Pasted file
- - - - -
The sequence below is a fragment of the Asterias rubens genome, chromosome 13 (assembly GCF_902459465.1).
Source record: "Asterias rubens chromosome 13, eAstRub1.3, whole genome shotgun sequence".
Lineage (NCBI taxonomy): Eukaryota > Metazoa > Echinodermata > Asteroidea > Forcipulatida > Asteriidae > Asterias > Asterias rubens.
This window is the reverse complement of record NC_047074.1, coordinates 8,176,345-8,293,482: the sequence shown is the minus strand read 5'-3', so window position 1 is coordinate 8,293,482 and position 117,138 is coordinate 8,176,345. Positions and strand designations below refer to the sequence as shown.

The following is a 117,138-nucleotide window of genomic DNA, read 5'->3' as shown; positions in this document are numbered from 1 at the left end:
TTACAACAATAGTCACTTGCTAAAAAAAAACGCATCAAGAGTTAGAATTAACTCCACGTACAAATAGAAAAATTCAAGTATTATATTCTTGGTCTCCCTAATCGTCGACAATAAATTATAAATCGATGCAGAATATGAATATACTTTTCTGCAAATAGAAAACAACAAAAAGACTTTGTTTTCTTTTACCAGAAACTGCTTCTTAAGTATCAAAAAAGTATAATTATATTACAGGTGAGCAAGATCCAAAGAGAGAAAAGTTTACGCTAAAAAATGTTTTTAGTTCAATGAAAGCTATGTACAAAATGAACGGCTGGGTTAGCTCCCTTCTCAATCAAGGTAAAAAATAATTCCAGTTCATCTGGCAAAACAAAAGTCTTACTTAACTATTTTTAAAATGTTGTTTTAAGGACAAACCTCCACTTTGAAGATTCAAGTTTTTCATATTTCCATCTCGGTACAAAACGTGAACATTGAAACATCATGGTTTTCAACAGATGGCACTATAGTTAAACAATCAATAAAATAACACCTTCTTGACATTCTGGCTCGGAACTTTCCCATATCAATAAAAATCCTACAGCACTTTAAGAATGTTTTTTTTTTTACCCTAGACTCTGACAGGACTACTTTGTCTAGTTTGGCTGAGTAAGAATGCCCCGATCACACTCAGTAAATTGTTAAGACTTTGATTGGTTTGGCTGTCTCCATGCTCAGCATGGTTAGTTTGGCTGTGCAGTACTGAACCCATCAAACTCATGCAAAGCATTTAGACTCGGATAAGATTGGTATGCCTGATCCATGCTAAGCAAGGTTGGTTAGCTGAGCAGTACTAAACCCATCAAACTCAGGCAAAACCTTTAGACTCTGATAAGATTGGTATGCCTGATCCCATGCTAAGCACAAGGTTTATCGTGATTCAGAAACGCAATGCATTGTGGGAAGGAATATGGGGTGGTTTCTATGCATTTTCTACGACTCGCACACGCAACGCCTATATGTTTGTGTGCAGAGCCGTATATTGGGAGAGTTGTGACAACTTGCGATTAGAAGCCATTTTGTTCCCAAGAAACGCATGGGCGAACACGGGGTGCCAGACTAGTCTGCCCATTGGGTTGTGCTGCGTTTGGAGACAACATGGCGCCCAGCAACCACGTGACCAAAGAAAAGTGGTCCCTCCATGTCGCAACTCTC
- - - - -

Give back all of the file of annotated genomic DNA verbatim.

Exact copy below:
The sequence below is a fragment of the Asterias rubens genome, chromosome 13 (assembly GCF_902459465.1).
Source record: "Asterias rubens chromosome 13, eAstRub1.3, whole genome shotgun sequence".
Lineage (NCBI taxonomy): Eukaryota > Metazoa > Echinodermata > Asteroidea > Forcipulatida > Asteriidae > Asterias > Asterias rubens.
This window is the reverse complement of record NC_047074.1, coordinates 8,176,345-8,293,482: the sequence shown is the minus strand read 5'-3', so window position 1 is coordinate 8,293,482 and position 117,138 is coordinate 8,176,345. Positions and strand designations below refer to the sequence as shown.

The following is a 117,138-nucleotide window of genomic DNA, read 5'->3' as shown; positions in this document are numbered from 1 at the left end:
TTACAACAATAGTCACTTGCTAAAAAAAAACGCATCAAGAGTTAGAATTAACTCCACGTACAAATAGAAAAATTCAAGTATTATATTCTTGGTCTCCCTAATCGTCGACAATAAATTATAAATCGATGCAGAATATGAATATACTTTTCTGCAAATAGAAAACAACAAAAAGACTTTGTTTTCTTTTACCAGAAACTGCTTCTTAAGTATCAAAAAAGTATAATTATATTACAGGTGAGCAAGATCCAAAGAGAGAAAAGTTTACGCTAAAAAATGTTTTTAGTTCAATGAAAGCTATGTACAAAATGAACGGCTGGGTTAGCTCCCTTCTCAATCAAGGTAAAAAATAATTCCAGTTCATCTGGCAAAACAAAAGTCTTACTTAACTATTTTTAAAATGTTGTTTTAAGGACAAACCTCCACTTTGAAGATTCAAGTTTTTCATATTTCCATCTCGGTACAAAACGTGAACATTGAAACATCATGGTTTTCAACAGATGGCACTATAGTTAAACAATCAATAAAATAACACCTTCTTGACATTCTGGCTCGGAACTTTCCCATATCAATAAAAATCCTACAGCACTTTAAGAATGTTTTTTTTTTTACCCTAGACTCTGACAGGACTACTTTGTCTAGTTTGGCTGAGTAAGAATGCCCCGATCACACTCAGTAAATTGTTAAGACTTTGATTGGTTTGGCTGTCTCCATGCTCAGCATGGTTAGTTTGGCTGTGCAGTACTGAACCCATCAAACTCATGCAAAGCATTTAGACTCGGATAAGATTGGTATGCCTGATCCATGCTAAGCAAGGTTGGTTAGCTGAGCAGTACTAAACCCATCAAACTCAGGCAAAACCTTTAGACTCTGATAAGATTGGTATGCCTGATCCCATGCTAAGCACAAGGTTTATCGTGATTCAGAAACGCAATGCATTGTGGGAAGGAATATGGGGTGGTTTCTATGCATTTTCTACGACTCGCACACGCAACGCCTATATGTTTGTGTGCAGAGCCGTATATTGGGAGAGTTGTGACAACTTGCGATTAGAAGCCATTTTGTTCCCAAGAAACGCATGGGCGAACACGGGGTGCCAGACTAGTCTGCCCATTGGGTTGTGCTGCGTTTGGAGACAACATGGCGCCCAGCAACCACGTGACCAAAGAAAAGTGGTCCCTCCATGTCGCAACTCTC